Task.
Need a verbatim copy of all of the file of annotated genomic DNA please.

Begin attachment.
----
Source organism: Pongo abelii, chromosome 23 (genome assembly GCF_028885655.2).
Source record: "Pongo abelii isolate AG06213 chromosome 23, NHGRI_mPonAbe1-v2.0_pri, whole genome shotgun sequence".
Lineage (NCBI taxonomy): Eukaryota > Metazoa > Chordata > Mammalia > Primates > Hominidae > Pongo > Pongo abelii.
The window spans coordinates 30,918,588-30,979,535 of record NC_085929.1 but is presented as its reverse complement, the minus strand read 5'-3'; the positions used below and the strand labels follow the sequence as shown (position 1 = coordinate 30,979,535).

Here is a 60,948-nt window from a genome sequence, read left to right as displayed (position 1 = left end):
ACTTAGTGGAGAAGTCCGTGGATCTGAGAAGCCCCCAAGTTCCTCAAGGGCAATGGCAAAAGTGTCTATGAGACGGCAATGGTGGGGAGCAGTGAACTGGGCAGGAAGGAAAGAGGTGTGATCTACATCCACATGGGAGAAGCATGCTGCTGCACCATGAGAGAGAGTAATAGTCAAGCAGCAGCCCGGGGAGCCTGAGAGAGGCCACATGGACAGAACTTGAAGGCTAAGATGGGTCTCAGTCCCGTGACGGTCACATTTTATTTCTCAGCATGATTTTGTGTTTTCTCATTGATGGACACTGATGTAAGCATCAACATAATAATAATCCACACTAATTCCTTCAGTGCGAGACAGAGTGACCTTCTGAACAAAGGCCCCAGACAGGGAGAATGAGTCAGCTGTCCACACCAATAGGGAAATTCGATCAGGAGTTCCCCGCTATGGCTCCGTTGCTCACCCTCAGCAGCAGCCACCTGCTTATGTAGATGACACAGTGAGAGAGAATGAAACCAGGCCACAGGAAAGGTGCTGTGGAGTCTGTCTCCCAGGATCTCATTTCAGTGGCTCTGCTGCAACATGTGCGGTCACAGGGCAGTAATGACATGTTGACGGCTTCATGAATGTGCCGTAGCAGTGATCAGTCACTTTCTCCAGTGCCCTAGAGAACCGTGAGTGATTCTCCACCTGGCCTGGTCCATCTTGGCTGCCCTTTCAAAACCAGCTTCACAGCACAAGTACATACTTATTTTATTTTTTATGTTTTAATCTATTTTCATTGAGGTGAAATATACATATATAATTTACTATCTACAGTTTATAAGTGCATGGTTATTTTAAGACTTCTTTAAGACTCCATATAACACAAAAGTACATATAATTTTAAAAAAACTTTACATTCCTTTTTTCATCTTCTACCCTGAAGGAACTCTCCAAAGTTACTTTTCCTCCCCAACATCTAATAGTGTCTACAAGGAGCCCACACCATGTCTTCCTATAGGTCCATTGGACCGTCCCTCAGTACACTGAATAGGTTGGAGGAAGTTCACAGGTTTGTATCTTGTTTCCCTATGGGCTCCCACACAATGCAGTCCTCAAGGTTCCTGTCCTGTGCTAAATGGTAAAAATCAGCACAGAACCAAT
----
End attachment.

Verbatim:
Source organism: Pongo abelii, chromosome 23 (genome assembly GCF_028885655.2).
Source record: "Pongo abelii isolate AG06213 chromosome 23, NHGRI_mPonAbe1-v2.0_pri, whole genome shotgun sequence".
Lineage (NCBI taxonomy): Eukaryota > Metazoa > Chordata > Mammalia > Primates > Hominidae > Pongo > Pongo abelii.
The window spans coordinates 30,918,588-30,979,535 of record NC_085929.1 but is presented as its reverse complement, the minus strand read 5'-3'; the positions used below and the strand labels follow the sequence as shown (position 1 = coordinate 30,979,535).

Here is a 60,948-nt window from a genome sequence, read left to right as displayed (position 1 = left end):
ACTTAGTGGAGAAGTCCGTGGATCTGAGAAGCCCCCAAGTTCCTCAAGGGCAATGGCAAAAGTGTCTATGAGACGGCAATGGTGGGGAGCAGTGAACTGGGCAGGAAGGAAAGAGGTGTGATCTACATCCACATGGGAGAAGCATGCTGCTGCACCATGAGAGAGAGTAATAGTCAAGCAGCAGCCCGGGGAGCCTGAGAGAGGCCACATGGACAGAACTTGAAGGCTAAGATGGGTCTCAGTCCCGTGACGGTCACATTTTATTTCTCAGCATGATTTTGTGTTTTCTCATTGATGGACACTGATGTAAGCATCAACATAATAATAATCCACACTAATTCCTTCAGTGCGAGACAGAGTGACCTTCTGAACAAAGGCCCCAGACAGGGAGAATGAGTCAGCTGTCCACACCAATAGGGAAATTCGATCAGGAGTTCCCCGCTATGGCTCCGTTGCTCACCCTCAGCAGCAGCCACCTGCTTATGTAGATGACACAGTGAGAGAGAATGAAACCAGGCCACAGGAAAGGTGCTGTGGAGTCTGTCTCCCAGGATCTCATTTCAGTGGCTCTGCTGCAACATGTGCGGTCACAGGGCAGTAATGACATGTTGACGGCTTCATGAATGTGCCGTAGCAGTGATCAGTCACTTTCTCCAGTGCCCTAGAGAACCGTGAGTGATTCTCCACCTGGCCTGGTCCATCTTGGCTGCCCTTTCAAAACCAGCTTCACAGCACAAGTACATACTTATTTTATTTTTTATGTTTTAATCTATTTTCATTGAGGTGAAATATACATATATAATTTACTATCTACAGTTTATAAGTGCATGGTTATTTTAAGACTTCTTTAAGACTCCATATAACACAAAAGTACATATAATTTTAAAAAAACTTTACATTCCTTTTTTCATCTTCTACCCTGAAGGAACTCTCCAAAGTTACTTTTCCTCCCCAACATCTAATAGTGTCTACAAGGAGCCCACACCATGTCTTCCTATAGGTCCATTGGACCGTCCCTCAGTACACTGAATAGGTTGGAGGAAGTTCACAGGTTTGTATCTTGTTTCCCTATGGGCTCCCACACAATGCAGTCCTCAAGGTTCCTGTCCTGTGCTAAATGGTAAAAATCAGCACAGAACCAAT